Robert Smith inspired the graduating Class of 2019 when he announced during the ceremony that he would pay off the graduates student loans. Smith’s gesture challenged the Black community to encourage the academic success of Black boys on all levels.
One of the graduates, Min. Jyrekis Collins, interns at an historic church in East Atlanta, First Mt. Pleasant Church led by a Morehouse Graduate, Rev. Victor D. Tate.
Morehouse Graduate Gives Back!
Collins has volunteered with FMPBC where he serves as an intern. The church recently partnered with a local non profit, Lillie’s Foundation for Change, that offered a free STEAM summer camp for youth and grandchildren.
We need more Black males investing in our Black boys. Giving back isn’t just monetary. Collins, inspired by Smith’s giving to his class, wanted to leave an impact in the community . Volunteering his time during the camp showed Collins a little bit more of what Black male teachers do in the classroom with STEAM.
Collins gave some powerful words to Black boys. He starts with encouraging Black boys to be who they are. “You can’t be who you are if you don’t know why you were born!” Empowering Black boys to know their purpose in life is critically important to their success.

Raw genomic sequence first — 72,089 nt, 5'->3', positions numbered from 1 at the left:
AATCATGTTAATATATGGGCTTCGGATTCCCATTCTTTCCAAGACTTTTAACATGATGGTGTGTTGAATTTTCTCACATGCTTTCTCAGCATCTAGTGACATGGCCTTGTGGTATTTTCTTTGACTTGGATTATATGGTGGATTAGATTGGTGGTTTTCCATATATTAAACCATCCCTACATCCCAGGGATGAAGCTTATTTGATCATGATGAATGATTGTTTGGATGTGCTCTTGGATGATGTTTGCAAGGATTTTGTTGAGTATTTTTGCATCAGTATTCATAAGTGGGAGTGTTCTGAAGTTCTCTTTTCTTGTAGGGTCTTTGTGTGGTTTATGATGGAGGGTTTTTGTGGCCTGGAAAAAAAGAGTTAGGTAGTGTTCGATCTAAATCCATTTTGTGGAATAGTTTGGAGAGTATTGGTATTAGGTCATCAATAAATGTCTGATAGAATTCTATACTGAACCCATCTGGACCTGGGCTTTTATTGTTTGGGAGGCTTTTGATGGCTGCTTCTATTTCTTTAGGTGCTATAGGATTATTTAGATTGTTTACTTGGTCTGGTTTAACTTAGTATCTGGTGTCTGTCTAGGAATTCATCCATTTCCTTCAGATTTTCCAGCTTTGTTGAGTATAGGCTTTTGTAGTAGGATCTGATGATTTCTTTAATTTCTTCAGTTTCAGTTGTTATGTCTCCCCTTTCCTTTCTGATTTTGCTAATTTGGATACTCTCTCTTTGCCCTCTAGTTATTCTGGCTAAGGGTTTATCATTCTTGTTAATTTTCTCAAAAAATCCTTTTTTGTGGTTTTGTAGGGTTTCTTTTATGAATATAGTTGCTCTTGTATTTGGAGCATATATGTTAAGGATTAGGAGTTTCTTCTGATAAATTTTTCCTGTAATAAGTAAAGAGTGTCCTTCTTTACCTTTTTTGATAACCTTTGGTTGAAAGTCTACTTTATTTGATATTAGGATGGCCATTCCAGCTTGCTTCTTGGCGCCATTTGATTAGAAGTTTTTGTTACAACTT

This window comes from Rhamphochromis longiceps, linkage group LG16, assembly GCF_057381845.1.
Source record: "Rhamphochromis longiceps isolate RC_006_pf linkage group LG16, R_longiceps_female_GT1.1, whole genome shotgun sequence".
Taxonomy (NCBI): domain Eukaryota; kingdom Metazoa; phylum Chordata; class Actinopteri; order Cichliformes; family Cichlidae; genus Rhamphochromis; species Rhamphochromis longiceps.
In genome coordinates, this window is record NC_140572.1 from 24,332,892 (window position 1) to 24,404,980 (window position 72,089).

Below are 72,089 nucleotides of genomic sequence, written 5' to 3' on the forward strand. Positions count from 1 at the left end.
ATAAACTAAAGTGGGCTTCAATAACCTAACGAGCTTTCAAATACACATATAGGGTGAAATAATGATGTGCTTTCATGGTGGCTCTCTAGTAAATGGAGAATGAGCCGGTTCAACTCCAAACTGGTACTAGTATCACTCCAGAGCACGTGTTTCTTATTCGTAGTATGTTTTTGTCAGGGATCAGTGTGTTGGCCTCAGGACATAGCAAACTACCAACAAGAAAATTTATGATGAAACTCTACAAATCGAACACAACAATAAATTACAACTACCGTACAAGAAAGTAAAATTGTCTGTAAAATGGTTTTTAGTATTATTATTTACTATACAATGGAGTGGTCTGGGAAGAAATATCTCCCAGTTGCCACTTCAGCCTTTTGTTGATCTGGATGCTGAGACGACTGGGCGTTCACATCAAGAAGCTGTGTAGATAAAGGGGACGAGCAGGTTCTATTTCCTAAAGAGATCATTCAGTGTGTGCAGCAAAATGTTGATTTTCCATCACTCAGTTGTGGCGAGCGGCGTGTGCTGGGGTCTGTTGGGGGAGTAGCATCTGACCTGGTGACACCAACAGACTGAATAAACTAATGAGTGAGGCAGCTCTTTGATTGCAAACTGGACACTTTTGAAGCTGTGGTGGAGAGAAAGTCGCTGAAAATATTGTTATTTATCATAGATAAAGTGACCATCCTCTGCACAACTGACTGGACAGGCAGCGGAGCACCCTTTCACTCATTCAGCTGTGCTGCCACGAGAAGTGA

Collins also encourages them to be forever in love with learning and evolving. He’s modeling this by attending Yale University this fall for graduate studies. Black boys need to know that learning is power.
As a recent Morehouse graduate, Collins is modeling this for the Black boys in the summer camp and church. Following the camp, Collins was the FMPBC Education Day speaker on Sunday, June 23rd empowering youth and families with a dynamic message.
Jason has worked in education for over 15 years as a teacher, blogger and community advocate. He speaks and writes primarily about the need to improve education for Black boys, particularly increasing the number of Black male educators in schools. In addition to blogging here at EdLanta, Jason is also a featured writer at Education Post.